Gold Silver Reports — Paved with Good Intentions but Bad Outcomes — After meandering through the narrow and crowded streets of Varanasi, as you head towards Jayapur and Nagepur, the two villages adopted by Prime Minister Narendra Modi un der his novel Sansad Adarsh Gram Yojana (SAGY), the pic ture isn’t pretty. The 10-km bumpy ride from the main highway to Jayapur and about the same in the opposite di rection to Nagepur is just a precursor to what lies ahead.
Several big and ostensibly socially responsible business houses had enthusiastically offered to fund the makeovers of these villages. But whether these organisations have done anything truly worthwhile or sustainable is a million dollar question.
Shortly after the PM declared the villages “adopted“, the first task to be taken up was roads. But the first monsoon shower exposed the sub-standard quality of the work done. One has to wade through slush, or hop and jump to cover even a short distance. One can find neatly laid out interlocking tiles but those are limited to the roads leading to homes of the local gram pradhan or other influential persons. “Actually, these interlocking tiles were meant to be laid on other internal roads too, but the agencies entrusted with the task chose the one leading to my residence,“ points out Jayapur gram pradhan Narayan Patel.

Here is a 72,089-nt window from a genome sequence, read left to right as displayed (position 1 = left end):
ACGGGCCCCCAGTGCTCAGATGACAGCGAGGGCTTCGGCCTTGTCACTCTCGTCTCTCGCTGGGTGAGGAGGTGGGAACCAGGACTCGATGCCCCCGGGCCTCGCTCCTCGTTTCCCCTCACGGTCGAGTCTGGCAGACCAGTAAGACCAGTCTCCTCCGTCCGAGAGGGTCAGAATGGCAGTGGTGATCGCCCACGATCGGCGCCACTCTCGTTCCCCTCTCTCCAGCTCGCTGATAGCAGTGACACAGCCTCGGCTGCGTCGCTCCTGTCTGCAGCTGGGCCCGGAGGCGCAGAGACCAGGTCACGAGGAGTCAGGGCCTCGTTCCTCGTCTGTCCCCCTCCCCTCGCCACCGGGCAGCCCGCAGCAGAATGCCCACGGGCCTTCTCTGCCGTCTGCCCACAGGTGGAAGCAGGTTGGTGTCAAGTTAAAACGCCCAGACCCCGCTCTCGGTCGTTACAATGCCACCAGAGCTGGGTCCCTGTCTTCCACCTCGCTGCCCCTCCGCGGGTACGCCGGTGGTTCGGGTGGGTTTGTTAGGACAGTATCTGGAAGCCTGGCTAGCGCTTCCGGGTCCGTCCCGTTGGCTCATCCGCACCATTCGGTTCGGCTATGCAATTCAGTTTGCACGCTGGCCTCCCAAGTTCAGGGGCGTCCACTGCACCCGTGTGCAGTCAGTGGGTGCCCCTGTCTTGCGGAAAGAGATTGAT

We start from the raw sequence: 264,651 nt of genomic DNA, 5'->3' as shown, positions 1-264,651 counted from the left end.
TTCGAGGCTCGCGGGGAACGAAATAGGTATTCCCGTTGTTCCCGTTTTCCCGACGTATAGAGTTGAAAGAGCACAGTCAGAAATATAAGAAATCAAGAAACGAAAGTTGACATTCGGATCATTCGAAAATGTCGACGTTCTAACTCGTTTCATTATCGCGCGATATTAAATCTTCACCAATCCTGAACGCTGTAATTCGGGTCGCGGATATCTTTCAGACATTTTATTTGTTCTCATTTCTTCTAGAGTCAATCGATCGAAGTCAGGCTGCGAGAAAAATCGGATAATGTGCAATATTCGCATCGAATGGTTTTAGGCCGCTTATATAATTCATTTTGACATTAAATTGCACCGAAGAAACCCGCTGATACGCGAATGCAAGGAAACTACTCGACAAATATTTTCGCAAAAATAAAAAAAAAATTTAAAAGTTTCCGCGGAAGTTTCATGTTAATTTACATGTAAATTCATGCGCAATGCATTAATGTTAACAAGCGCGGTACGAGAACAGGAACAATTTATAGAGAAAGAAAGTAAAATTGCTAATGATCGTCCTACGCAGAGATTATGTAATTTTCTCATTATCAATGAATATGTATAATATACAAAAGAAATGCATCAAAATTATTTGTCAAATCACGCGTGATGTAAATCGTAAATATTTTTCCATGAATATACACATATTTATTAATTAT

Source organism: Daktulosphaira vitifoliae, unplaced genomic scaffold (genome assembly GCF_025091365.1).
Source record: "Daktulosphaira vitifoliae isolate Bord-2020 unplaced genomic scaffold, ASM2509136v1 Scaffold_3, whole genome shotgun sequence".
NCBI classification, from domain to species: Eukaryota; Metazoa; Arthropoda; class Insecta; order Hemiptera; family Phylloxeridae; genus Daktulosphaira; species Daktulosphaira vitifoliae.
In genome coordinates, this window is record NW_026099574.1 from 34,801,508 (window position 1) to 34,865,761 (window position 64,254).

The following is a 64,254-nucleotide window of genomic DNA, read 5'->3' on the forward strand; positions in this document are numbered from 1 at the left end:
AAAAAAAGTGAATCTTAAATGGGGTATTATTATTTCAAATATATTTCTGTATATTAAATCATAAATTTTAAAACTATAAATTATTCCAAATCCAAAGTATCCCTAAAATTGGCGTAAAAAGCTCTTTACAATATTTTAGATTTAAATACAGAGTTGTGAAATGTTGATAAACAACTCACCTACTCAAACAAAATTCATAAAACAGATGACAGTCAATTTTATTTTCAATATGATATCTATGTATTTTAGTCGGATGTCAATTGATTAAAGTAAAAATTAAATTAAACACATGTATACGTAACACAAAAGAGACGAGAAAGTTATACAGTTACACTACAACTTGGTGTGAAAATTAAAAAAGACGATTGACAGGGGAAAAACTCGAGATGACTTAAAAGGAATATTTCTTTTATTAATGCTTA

“In November 2014, work started on the village roads, and a number of solar lamps were installed together with drinking water schemes,“ explains Patel. “But all that was forgotten as fast as it was initially undertaken.“
A local teacher wonders why the administration had failed to consider the necessity of a boundary wall around the primary school. “Without a boundary, not only is the school prone to infiltration by all and sundry but remains utterly unsafe for the 146 children studying here. That’s because there is quite a lot of traffic on the adjoining main road,“ laments the school’s headmistress.
Toilets installed in the school campus and at other places in the village under the PM’s Swachh Bharat Abhiyan are there only for namesake and far from usable. The fibre structures were raised without any source of water required for flushing or washing. PVC water tanks were dutifully installed next to these toilets. However, not only were the tanks smashed but even the doors to the toilets were broken. The official data shows these school toilets very much in order, together with 400 other similar toilets installed across the two villages. The quality of fibre appears to be very poor and the design is devoid of any source of ventilation or natural light.
The installation of these 3×3 ft toilets might have enhanced the government’s claim of creating “defecationfree“ villages. But the ground reality is spelt out in the observation of a student, Santosh Giri, who told this writer: “These plastic toilets look fragile, and are quite unsafe. You will see that the 6-ft-deep soak-pit for every toilet has been made right under the seat. So, apart from the foul smell that fills up the tiny dark and dingy compartment, the fear is of the whole thing just caving; so most of us still go to the open fields.“
District magistrate Vijay Kiran Anand steers clear of the responsibility of building these toilets. “We were not involved in building these toilets in the PM’s adopted villages. As they have been provided and installed by some corporates under their CSR schemes, we had presumed that the companies would do a good job,“ Anand told this writer. “We built brick and cement toilets under the state government’s Lohia Gram Yojana, and they are being happily used by villagers,“ he claims.